In our last QNAP review, we mentioned how we hate buying something and when you get it home, have to run out and purchase additional items. Once again, QNAP does a great job of providing all the additional parts needed to get the TS-459 Pro up and running. The box for the TS-459 Pro included the power cord, two Ethernet cables, mounting screws for the hard drives, hard disk keys, the TS-459 NAS and a CD-ROM with software for setting up the NAS.
The front of the TS-459 Pro looks like any other QNAP 4 Bay NAS complete with LED indicators allowing instant status of the four internal hard drives, LAN, USB and eSATA connections. Also on the front are the power button and a One-Touch backup button for easy backups. This is an interesting backup feature, allowing one way copying from your USB drive to a pre-selected folder on the NAS or from a pre-selected folder on the NAS to the USB drive.
The back of the TS-459 Pro is where we can see some differences between the two systems. The TS-419P used an AC to DC power converter which I personally hate because of the large brick in the middle of the cords. One power cord makes cable management so much easier and the TS-459 Pro has now gone that route. You can see at the top right the 2 x eSATA connections and below that, the 4 x USB connections.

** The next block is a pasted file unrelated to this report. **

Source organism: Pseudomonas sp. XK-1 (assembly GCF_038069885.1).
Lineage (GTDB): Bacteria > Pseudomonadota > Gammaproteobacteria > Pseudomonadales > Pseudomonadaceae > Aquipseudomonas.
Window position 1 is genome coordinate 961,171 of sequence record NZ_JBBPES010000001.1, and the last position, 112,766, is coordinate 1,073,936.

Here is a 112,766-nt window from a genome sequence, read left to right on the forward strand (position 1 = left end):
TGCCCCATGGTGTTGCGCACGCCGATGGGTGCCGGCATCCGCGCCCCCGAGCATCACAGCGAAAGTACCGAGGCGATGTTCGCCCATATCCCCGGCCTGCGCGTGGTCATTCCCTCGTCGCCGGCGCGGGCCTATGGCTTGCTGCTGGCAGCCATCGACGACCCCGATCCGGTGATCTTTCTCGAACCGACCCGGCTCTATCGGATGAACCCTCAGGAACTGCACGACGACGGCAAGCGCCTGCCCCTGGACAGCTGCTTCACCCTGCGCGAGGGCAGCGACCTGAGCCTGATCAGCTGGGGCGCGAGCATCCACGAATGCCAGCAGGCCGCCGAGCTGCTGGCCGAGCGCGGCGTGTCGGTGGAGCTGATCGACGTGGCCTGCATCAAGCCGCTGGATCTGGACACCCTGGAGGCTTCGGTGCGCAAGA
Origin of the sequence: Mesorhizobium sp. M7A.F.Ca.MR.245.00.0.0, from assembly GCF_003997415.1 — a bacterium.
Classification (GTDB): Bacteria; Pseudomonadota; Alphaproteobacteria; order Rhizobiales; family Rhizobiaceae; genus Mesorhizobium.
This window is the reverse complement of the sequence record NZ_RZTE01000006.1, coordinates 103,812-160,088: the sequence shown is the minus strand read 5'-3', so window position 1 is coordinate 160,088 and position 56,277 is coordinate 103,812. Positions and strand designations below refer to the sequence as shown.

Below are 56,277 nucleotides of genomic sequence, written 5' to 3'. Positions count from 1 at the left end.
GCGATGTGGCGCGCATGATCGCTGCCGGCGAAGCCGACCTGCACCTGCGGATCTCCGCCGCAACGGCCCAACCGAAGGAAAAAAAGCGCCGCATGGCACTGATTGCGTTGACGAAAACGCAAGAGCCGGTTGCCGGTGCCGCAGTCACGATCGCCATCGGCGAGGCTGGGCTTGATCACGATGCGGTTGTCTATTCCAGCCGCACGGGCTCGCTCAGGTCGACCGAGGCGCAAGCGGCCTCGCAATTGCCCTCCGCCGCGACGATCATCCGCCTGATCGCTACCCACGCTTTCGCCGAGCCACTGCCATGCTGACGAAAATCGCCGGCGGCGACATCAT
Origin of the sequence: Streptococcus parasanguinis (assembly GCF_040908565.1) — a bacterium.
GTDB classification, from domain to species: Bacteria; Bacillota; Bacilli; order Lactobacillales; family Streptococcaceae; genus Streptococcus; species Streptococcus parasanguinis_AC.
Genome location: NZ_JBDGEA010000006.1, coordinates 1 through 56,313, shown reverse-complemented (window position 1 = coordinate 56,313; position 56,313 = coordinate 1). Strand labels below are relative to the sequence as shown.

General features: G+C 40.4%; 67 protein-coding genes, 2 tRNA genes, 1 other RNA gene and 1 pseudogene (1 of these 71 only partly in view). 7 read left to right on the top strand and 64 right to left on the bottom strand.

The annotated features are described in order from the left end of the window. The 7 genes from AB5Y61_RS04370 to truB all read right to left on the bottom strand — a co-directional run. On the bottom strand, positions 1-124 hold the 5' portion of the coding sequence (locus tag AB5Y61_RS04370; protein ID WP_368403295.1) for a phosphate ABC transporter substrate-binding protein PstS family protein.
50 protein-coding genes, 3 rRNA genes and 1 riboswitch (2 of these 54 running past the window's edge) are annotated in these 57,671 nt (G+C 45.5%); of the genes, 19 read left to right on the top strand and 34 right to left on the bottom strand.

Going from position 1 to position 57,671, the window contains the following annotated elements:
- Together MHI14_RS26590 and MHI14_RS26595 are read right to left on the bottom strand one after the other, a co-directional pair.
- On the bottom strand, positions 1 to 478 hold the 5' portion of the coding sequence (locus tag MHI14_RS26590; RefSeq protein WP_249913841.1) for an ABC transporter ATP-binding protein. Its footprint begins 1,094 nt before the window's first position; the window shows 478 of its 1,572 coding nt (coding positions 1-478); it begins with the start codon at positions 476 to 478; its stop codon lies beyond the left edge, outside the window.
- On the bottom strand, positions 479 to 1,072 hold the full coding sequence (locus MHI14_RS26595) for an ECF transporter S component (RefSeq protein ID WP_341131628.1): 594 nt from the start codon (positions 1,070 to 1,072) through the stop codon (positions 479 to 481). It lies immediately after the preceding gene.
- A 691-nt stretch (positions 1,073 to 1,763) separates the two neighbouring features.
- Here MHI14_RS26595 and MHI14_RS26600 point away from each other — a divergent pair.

There are also the 2 x 1 gigabyte Ethernet connections which allow connections on two separate networks or the ability to use port trunking. Port trunking allows two Ethernet ports to be bonded into a single Ethernet port. This usually requires a switch with this type of capability. I experimented with the different port trucking options such as Balance-rr (Round Robin), Balanced-tlb (Adaptive Transmit Load Balancing) and Balance-alb (Adaptive Load Balancing). All three of these options didn’t require a special network switch and just had to be configured to use. Round Robin seemed to perform the worst compared to using a single Ethernet connection, where as the Adaptive Load Balancing did the best increasing the Read and Write transfer rates by about 4-5 MB/sec. There is not much performance increase for using two Ethernet connections. Of course, I am still only using a single connection on the other end which could explain the small increase.